The waitress placed his food on the table, and Marlon quietly began to eat, smiling at her in an attempt to be reassuring the way a stranger would be. She nodded in appreciation and went back to work.
Marlon reexamined the event as much as he dared, making sure to watch the bully as he thought about this new gift. It seemed unbelievable now, but he had gotten up from his booth, caught the waitress and put her back on her feet, placed the tray in her hands, caught the food in midair, and put the plates back on the tray in a tenth of a second. It was a seemingly impossible feat.
After glaring in his direction for a few moments, the bullies got up and left in a hurry. Marlon relaxed after they left, still thinking about what he had done and experienced. He had become a super-hero like that Captain Marvel fellow. That was a given. There was no other explanation. The question still remained: how had this happened?
Finishing his meal, Marlon paid his bill and left a tip, then walked outside, deep in thought, no longer even noticing the storm. He needed to experiment and see what he could really do. Another question also came to mind: how long would this new speed last?
“Well, well, well, if it isn’t the knight in shining armor,” said a voice.
“Make way for the Black Knight!” another said derisively, and the others laughed.
The bullies were standing around Marlon’s car, seeing an easy mark in the slim chemist. A simple beating would be revenge for thwarting their prank, but there was something in their eyes that let Marlon know their intentions were far worse.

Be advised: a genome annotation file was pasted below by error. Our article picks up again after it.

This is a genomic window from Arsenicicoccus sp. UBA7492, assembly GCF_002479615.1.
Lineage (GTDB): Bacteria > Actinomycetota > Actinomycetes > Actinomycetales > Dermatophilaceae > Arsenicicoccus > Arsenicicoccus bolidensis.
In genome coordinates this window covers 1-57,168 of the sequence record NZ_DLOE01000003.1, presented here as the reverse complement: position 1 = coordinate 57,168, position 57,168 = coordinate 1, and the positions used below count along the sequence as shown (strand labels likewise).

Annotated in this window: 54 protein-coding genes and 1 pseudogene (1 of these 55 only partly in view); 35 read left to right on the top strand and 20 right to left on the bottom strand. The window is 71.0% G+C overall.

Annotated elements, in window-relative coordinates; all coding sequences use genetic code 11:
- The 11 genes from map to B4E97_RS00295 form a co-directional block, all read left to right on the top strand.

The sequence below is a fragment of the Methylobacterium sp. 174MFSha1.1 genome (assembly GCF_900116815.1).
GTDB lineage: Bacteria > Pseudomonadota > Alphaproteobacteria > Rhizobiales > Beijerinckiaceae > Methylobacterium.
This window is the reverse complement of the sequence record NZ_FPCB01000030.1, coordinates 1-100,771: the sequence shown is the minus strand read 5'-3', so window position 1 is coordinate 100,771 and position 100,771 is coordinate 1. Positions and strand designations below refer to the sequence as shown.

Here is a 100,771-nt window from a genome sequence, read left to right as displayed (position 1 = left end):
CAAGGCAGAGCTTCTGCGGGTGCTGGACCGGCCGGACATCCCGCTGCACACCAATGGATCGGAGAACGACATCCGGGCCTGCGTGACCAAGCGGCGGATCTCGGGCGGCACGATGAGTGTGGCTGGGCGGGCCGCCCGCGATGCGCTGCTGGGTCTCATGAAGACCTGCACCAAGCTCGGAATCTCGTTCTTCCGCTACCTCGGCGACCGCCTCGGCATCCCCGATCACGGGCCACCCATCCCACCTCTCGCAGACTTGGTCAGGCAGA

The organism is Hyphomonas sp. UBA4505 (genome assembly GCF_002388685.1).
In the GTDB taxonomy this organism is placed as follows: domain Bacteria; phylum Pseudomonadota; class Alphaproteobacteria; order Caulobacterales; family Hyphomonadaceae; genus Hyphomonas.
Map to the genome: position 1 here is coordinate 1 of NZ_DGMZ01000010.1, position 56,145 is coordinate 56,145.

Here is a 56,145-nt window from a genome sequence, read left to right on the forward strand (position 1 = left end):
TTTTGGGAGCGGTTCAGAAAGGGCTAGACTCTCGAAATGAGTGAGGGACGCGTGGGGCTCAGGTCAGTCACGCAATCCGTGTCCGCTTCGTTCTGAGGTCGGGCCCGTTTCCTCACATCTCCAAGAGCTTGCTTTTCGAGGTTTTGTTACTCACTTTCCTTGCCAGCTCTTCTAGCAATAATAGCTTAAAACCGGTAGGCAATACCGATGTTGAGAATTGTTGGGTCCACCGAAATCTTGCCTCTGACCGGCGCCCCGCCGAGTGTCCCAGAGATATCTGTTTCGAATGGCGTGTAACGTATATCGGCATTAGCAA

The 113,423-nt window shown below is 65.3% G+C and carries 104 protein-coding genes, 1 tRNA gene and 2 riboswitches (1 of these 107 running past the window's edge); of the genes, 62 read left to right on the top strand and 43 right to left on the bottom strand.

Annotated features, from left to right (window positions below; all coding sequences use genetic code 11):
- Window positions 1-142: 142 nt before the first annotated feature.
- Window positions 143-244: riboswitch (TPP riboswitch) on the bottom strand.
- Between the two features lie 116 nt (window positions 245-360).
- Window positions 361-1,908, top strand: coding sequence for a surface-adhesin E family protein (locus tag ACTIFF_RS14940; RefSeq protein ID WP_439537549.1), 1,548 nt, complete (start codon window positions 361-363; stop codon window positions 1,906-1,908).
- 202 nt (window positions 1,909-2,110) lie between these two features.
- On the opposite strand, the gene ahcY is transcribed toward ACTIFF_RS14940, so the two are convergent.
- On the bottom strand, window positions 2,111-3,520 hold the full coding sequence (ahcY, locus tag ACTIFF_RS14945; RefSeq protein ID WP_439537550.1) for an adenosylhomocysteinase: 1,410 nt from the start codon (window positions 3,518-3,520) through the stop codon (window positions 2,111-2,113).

By all appearances, the world seemed to be coming to an end. Almost a week ago the skies had turned stormy and red, and three days ago white walls of pure antimatter had begun eating at the world, accompanied by a feeling of great rage that everyone in the world experienced at the same time. (*) Luckily the red skies, antimatter, and feelings of anger ended in the same day, replaced by strange time anomalies and warp zones in which you could view other realities. Fear of the unknown had caused crime to skyrocket, and looting and murder was on the rise as well. If the world was going to end, many people figured, what was the point of following the rules? Marlon had tried to focus on his work to keep himself from freaking out about it like everyone else, but young men with violent tendencies were becoming even more violent than usual.
[(*) Editor’s note: See “Three Earths, Three Deaths,” Crisis on Infinite Earths #6 (September, 1985).]
“I wouldn’t do anything,” Marlon said. “I’m not in a mood to be bothered right now.”
“Really, ‘brotha’?” said the leader of the rowdy bunch, affecting an exaggerated accent. “What’chu gonna do if we decide to cave your thick skull in?”
“I’ll have to arrest you, fill out the paperwork, and process you,” said Marlon matter-of-factly. “Then I’ll have to escort you to the Albuquerque City Jail.”